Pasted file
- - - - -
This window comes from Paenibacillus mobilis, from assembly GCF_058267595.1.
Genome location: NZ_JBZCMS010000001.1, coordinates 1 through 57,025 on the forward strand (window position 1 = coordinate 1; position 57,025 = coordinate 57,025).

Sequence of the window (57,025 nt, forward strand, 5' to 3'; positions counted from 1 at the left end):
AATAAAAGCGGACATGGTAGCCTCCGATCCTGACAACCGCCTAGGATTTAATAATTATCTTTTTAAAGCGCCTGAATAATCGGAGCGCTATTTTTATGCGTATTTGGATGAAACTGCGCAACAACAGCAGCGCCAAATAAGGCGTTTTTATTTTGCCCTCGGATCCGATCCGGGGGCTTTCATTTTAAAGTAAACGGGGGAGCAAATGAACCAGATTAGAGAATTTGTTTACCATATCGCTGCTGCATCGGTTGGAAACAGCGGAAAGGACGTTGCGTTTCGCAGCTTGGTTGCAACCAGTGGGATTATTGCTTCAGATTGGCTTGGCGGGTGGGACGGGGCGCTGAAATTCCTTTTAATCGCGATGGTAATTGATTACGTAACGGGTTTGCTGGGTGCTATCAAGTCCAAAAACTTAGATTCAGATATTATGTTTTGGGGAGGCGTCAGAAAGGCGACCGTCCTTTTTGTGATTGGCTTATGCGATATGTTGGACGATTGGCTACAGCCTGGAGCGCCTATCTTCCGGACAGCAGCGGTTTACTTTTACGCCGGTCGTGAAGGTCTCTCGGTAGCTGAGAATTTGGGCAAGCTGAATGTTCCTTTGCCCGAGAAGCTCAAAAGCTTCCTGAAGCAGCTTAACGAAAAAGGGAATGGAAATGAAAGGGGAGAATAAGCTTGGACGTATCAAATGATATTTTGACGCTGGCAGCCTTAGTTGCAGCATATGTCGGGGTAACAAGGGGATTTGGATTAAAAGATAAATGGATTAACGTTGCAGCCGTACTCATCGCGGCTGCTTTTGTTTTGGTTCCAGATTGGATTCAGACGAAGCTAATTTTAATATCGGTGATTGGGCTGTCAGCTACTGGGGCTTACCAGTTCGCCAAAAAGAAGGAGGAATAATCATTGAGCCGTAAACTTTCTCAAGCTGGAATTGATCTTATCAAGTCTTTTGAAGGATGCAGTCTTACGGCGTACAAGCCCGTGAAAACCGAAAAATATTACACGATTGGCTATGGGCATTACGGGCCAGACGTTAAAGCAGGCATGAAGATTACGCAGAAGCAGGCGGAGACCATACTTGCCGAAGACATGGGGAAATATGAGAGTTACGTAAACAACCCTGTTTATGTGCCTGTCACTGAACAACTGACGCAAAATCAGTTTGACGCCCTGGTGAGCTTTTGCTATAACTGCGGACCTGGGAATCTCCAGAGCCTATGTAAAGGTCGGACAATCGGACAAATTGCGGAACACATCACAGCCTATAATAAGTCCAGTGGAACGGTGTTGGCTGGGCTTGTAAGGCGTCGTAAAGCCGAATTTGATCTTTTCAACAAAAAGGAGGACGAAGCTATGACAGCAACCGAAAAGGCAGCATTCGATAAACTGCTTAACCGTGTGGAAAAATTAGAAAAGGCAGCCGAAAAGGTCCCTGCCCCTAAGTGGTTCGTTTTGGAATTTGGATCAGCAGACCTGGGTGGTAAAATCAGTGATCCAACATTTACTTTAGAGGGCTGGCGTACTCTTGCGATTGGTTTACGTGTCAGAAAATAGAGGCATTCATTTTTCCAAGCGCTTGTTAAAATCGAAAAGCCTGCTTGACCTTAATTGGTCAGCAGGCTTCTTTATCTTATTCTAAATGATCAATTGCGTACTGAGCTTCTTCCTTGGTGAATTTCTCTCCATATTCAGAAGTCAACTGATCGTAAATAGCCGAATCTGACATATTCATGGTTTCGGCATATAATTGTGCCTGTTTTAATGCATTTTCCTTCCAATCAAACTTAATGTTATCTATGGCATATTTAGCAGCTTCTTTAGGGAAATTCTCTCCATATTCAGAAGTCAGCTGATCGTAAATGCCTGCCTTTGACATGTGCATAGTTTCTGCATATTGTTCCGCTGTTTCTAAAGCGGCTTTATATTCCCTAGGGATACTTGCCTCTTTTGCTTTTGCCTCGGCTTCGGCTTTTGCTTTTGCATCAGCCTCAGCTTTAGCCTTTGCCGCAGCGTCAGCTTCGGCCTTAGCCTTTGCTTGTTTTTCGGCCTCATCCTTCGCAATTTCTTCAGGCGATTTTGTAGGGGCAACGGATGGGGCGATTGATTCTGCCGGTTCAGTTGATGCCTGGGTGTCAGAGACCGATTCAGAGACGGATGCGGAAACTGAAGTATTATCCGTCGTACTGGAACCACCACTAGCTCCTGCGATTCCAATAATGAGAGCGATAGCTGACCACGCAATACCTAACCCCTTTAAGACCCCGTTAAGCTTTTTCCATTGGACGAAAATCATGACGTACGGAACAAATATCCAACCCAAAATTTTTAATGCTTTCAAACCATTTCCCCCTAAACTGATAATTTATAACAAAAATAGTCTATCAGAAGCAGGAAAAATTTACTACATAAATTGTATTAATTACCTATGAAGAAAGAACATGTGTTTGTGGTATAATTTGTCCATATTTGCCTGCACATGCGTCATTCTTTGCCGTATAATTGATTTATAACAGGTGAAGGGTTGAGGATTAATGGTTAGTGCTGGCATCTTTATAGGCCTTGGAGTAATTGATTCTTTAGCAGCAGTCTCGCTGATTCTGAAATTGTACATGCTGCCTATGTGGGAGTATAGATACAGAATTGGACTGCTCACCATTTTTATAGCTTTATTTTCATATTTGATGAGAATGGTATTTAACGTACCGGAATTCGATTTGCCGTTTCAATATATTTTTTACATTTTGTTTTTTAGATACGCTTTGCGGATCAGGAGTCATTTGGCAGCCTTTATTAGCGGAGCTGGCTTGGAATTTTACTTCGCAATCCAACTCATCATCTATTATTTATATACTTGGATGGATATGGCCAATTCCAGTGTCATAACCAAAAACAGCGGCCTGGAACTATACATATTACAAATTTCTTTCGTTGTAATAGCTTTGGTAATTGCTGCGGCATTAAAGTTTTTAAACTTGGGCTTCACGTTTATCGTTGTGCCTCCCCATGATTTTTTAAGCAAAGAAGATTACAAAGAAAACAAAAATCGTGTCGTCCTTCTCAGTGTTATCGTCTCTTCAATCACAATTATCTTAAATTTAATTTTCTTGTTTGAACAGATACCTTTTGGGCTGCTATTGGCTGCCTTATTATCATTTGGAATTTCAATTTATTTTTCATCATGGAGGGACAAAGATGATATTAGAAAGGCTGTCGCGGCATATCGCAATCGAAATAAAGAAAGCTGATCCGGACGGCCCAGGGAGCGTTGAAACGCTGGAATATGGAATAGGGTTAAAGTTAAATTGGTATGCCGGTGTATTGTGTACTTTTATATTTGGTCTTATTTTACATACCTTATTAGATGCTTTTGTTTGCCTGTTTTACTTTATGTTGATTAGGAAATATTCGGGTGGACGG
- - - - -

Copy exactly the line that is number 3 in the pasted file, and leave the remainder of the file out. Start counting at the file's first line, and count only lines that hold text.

Sequence of the window (57,025 nt, forward strand, 5' to 3'; positions counted from 1 at the left end):